All Things Considered on KAZU

Weekdays, 3pm- 5:30pm
Robert Siegel, Michele Norris and Melissa Block

All Things Considered Homepage: Click Here

On May 3, 1971, at 5 p.m., All Things Considered debuted on 90 public radio stations.

In the 40 years since, almost everything about the program has changed, from the hosts, producers, editors and reporters to the length of the program, the equipment used and even the audience.

However there is one thing that remains the same: each show consists of the biggest stories of the day, thoughtful commentaries, insightful features on the quirky and the mainstream in arts and life, music and entertainment, all brought alive through sound.

All Things Considered is the most listened-to, afternoon drive-time, news radio program in the country. Every weekday the two-hour show is hosted by Robert Siegel and Melissa Block. In 1977, ATC expanded to seven days a week with a one-hour show on Saturdays and Sundays, currently hosted by Guy Raz.

During each broadcast, stories and reports come to listeners from NPR reporters and correspondents based throughout the United States and the world. The hosts interview newsmakers and contribute their own reporting. Rounding out the mix are the disparate voices of a variety of commentators, including Sports Commentator Stefen Fastis, Poet Andrei Codrescu and Political Columnists David Brooks and E.J. Dionne,

All Things Considered has earned many of journalism's highest honors, including the George Foster Peabody Award, the Alfred I. duPont-Columbia University Award and the Overseas Press Club Award.

Local Host(s): 
Krista Almanzan with Traffic Reports and Weather Updates
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NPR Story
1:12 pm
Wed September 5, 2012

Bill Clinton Touted By Both Dems and Republicans

Originally published on Wed September 12, 2012 10:39 am

Transcript

ROBERT SIEGEL, HOST:

NPR's Debbie Elliott was on the convention floor last night, and she reports the sentiment there seems to be that a speech from the Comeback Kid will be a shot in the arm for Democrats.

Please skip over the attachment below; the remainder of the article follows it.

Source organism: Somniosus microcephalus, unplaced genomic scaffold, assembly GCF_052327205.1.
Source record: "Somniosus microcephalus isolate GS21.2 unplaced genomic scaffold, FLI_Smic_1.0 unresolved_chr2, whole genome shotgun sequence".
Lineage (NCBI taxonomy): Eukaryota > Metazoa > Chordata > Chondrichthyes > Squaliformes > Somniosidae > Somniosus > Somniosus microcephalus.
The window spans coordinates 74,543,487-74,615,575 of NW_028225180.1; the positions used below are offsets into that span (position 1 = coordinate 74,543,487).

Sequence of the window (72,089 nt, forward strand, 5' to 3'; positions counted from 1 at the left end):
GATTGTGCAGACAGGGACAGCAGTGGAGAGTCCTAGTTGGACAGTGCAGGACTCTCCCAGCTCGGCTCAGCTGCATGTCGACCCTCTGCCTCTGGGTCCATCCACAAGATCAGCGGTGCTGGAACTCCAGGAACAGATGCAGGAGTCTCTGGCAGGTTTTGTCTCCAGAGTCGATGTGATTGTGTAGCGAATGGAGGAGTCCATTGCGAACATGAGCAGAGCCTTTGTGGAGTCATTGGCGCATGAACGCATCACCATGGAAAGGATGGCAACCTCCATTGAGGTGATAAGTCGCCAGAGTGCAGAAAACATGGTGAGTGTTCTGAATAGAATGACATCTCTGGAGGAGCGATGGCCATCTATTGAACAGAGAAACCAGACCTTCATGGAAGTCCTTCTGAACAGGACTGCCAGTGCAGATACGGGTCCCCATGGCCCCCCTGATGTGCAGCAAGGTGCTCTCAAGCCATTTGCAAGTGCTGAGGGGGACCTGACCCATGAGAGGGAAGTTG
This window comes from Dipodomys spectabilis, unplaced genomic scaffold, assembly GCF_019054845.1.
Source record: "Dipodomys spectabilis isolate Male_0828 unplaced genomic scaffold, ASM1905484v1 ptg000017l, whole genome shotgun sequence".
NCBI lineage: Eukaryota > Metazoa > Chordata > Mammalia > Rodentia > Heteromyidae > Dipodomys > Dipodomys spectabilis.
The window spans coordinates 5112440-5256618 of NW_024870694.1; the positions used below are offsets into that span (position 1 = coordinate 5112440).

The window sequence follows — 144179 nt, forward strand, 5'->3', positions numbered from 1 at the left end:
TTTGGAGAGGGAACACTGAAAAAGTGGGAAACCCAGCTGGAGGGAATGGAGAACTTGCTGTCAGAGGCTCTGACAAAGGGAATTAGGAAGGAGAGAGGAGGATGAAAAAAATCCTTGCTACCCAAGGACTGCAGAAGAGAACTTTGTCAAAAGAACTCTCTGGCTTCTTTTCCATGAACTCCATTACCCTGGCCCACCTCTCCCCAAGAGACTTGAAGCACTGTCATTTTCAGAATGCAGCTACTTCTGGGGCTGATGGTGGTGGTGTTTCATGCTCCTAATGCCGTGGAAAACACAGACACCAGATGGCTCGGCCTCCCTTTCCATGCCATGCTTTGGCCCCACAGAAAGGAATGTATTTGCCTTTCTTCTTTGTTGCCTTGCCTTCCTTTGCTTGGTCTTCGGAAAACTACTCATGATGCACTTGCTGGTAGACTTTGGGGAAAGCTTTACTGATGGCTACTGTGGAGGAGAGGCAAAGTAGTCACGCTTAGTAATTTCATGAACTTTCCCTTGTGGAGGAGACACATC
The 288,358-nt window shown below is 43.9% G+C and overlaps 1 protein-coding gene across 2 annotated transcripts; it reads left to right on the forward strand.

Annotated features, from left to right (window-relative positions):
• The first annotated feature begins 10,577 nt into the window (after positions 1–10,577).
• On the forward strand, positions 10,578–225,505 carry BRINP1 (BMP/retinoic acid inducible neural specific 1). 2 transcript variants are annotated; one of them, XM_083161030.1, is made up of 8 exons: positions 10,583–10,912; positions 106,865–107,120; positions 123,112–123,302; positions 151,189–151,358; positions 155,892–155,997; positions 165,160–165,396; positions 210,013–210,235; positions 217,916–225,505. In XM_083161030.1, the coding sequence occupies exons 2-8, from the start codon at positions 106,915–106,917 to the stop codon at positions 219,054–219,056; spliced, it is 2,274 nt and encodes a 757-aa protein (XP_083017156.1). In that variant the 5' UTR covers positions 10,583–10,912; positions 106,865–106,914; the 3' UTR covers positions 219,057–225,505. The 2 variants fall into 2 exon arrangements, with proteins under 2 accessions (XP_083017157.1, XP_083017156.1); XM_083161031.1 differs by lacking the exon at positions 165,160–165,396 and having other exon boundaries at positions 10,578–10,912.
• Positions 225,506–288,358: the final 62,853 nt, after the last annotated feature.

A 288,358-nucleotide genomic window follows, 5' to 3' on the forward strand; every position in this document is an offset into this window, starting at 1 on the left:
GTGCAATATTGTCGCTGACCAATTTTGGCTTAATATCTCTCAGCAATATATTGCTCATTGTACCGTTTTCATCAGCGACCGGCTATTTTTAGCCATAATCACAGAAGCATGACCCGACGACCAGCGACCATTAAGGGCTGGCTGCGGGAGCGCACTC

DEBBIE ELLIOTT, BYLINE: To get a preview of what delegates are anticipating from President Clinton tonight, I climbed high above the convention floor to find his home state delegation.

DEBBIE WILLHITE: Hello. How are you? Welcome to Arkansas.

ELLIOTT: Thank you.

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NPR Story
1:12 pm
Wed September 5, 2012

Canadian Victory Party Interrupted By Gunfire

Originally published on Wed September 5, 2012 2:56 pm

Robert Siegel talks with Sophie Cousineau, chief Quebec correspondent for The Globe And Mail, about a shooting in Montreal Tuesday night. It happened at a theater where leaders of Quebec's separatist party were celebrating a narrow election win. One person was killed.

NPR Story
1:12 pm
Wed September 5, 2012

Eva Longoria Offers DNC A Bridge To Latino Voters

Originally published on Wed September 5, 2012 2:56 pm

Transcript

ROBERT SIEGEL, HOST:

Democrats have always attracted a sparkly contingent of A-list celebrities to their party. This evening we'll feature one who's a celebrity and an important bridge to a much-coveted voter demographic. NPR's Karen Grigsby Bates has this profile of a woman who is equal parts actress and activist.

KAREN GRIGSBY BATES, BYLINE: Eva Longoria became famous as the self-centered Gabrielle Solis in ABC's hit comedy "Desperate Housewives."

(SOUNDBITE OF TV SHOW "DESPERATE HOUSEWIVES")

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Shots - Health Blog
10:26 am
Wed September 5, 2012

Scientists Unveil 'Google Maps' For Human Genome

Originally published on Wed September 5, 2012 2:56 pm

Scientists unveiled the results of a massive international project Wednesday that they say debunks the notion that most of our genetic code is made up of so-called junk DNA.

The ENCODE project, which involved hundreds of researchers in dozens of labs, also produced what some scientists are saying is like Google Maps for the human genome.

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Asia
9:41 am
Wed September 5, 2012

Vanishing Vultures A Grave Matter For India's Parsis

This image shows a Parsi Tower of Silence, circa 1955, near Mumbai, India. The bodies of the dead are left here to be disposed of by vultures.
Alice Schalek Hulton Archive/Getty Images

Originally published on Wed September 5, 2012 4:42 pm

For any religion, keeping up traditions in the modern world can be a challenge. The Parsi community in India, however, faces a unique obstacle.

Parsis, who came to India from Persia (Iran) a thousand years ago with their Zoroastrian faith, have gone to great lengths to maintain their unique funeral rituals. But they've had to make a few adjustments to keep up with the times and to not upset the neighbors.

Parsi funerals begin in a way familiar to many faiths: prayers are chanted and mourners pay last respects.

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